UFC champion Ronda Rousey is going to shake up the scene at the apparel trade shows in Las Vegas.
Stepping out of the cage and into Buffalo David Bitton’s booth during Project at Mandalay Bay Convention Center, the mixed martial artist is scheduled to do a private meet-and-greet with buyers and sign autographs with attendees at the semiannual expo on Aug. 15.
It’s the latest gig for the 29-year-old, who started multitasking as a brand ambassador for the denim label owned by New York-based Iconix in the holiday 2014 season. Buffalo prided itself as being the first to tap a female UFC fighter for a fashion deal at the time.
Since then, Rousey has held her own on the big screen in testosterone-packed movies such as “Furious 7” and “Entourage.” She’s also been cast to step into Patrick Swayze’s shoes for Nick Cassavetes’ remake of “Road House,” the 1989 cult favorite in which the late leading man played a bouncer at a rowdy bar.
For her forthcoming appearance in Las Vegas, Rousey is going to promote Buffalo’s new style, called Hope, which fits curvy women who live active lifestyles. Retailing for $79 and $89 and available in skinny and straight legs, the jeans are cut from stretchy denim designed with a three-piece contour waistband and extra room in the thighs to shape the figure.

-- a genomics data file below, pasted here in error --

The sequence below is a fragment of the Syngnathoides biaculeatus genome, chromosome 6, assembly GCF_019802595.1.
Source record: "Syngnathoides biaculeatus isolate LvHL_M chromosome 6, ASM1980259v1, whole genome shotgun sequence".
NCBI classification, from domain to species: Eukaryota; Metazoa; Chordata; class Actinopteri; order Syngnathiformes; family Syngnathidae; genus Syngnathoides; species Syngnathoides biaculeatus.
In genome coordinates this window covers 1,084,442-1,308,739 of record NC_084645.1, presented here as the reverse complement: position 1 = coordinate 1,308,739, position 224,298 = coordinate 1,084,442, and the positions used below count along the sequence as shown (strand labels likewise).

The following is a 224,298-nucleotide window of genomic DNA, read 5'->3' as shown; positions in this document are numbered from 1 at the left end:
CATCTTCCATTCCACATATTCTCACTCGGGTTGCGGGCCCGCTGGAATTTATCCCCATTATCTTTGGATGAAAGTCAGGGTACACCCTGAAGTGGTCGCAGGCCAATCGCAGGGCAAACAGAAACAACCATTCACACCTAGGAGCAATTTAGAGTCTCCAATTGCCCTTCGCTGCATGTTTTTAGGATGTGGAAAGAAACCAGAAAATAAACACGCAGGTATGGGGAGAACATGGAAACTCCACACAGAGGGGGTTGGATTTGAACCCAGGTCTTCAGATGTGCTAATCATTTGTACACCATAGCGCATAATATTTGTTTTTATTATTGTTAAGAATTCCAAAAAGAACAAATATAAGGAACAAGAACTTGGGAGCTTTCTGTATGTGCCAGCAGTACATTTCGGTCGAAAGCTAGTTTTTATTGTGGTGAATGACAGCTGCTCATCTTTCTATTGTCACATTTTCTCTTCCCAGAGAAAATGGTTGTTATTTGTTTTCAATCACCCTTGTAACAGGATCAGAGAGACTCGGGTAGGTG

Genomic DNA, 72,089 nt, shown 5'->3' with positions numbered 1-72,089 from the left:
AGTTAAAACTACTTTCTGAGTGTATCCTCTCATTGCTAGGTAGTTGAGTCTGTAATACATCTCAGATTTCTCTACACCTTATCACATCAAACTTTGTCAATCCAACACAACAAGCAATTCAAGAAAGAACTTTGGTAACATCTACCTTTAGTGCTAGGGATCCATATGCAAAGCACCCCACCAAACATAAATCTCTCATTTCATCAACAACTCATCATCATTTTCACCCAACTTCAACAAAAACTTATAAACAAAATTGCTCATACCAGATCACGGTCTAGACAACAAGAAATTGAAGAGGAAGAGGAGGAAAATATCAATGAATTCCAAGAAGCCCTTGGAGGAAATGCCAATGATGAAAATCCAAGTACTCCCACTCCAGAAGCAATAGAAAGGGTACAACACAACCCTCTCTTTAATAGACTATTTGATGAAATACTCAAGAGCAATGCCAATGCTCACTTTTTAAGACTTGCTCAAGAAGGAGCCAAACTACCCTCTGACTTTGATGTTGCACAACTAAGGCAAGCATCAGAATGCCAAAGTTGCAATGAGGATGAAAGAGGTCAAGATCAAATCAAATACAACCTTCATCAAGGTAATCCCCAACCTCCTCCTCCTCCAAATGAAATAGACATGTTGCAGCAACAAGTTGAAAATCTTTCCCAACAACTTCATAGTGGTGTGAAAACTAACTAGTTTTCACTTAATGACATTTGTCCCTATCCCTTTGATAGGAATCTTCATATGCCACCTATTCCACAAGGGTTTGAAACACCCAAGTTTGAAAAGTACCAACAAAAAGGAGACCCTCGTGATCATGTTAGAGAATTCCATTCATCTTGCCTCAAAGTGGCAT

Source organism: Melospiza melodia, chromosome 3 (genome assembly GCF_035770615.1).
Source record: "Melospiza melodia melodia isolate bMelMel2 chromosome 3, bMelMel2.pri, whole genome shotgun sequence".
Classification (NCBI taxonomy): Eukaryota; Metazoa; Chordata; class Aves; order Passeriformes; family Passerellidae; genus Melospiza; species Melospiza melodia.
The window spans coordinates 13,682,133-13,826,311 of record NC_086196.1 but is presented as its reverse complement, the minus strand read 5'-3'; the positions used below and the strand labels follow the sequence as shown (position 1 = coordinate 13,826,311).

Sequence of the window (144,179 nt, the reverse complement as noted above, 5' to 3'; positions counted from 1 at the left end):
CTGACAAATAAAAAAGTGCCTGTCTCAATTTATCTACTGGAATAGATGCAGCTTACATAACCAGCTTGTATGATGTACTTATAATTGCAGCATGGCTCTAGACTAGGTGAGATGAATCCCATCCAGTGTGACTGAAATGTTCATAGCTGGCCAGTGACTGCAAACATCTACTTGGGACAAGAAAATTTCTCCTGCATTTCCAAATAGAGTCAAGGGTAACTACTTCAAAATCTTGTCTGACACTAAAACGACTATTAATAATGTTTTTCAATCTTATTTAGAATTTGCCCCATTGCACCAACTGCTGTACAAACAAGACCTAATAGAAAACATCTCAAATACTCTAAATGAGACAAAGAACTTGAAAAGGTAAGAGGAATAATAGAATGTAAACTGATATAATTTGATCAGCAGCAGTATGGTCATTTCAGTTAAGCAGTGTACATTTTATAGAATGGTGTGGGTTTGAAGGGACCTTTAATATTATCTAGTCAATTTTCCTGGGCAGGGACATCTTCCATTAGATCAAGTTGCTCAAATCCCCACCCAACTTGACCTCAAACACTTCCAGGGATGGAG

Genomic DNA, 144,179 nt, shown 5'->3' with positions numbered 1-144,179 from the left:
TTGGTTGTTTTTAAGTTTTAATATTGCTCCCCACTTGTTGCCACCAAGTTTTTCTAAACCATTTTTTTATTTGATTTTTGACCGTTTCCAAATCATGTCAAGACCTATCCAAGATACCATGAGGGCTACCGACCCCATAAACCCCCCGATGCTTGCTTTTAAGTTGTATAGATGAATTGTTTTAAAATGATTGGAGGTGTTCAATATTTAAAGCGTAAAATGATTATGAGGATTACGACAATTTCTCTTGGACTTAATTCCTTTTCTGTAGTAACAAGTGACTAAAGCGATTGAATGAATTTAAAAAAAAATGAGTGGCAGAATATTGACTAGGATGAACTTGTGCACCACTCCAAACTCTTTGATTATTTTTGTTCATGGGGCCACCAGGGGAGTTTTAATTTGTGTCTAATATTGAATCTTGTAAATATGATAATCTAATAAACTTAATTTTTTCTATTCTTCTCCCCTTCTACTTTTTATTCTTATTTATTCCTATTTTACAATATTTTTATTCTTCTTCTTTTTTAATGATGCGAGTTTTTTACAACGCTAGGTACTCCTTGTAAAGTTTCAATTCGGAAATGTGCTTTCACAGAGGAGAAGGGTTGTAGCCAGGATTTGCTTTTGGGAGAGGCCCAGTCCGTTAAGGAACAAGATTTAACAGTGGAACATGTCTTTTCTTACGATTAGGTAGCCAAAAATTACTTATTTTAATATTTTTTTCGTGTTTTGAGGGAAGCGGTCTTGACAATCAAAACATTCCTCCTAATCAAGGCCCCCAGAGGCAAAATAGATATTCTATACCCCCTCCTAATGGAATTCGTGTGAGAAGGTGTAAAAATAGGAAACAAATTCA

The Las Vegas trade show circuit once shone with appearances by big stars such as Beyoncé, Pharrell Williams and Mary J. Blige who swooped through the Glitter Gulch to plug their clothing ventures. In recent seasons, though, the most buzzworthy celebrity hailed from “Jersey Shore” in the petite form of Nicole “Snooki” Polizzi.
More tie-ups between the Ultimate Fighting Club and fashion industry could be in the works, now that WME-IMG has acquired the popular sports league in a deal reportedly valued at $4 billion. And Rousey has come a long way from her youthful years when she wore baggy clothes to hide her body. She often slips into slinky dresses and stilettos for the red carpet.
As she previously told WWD, “When I got older, I realized fashion was for everyone else to see, but it was also a way to express myself and what I was feeling that day. I started to realize if I dress better, I feel better.”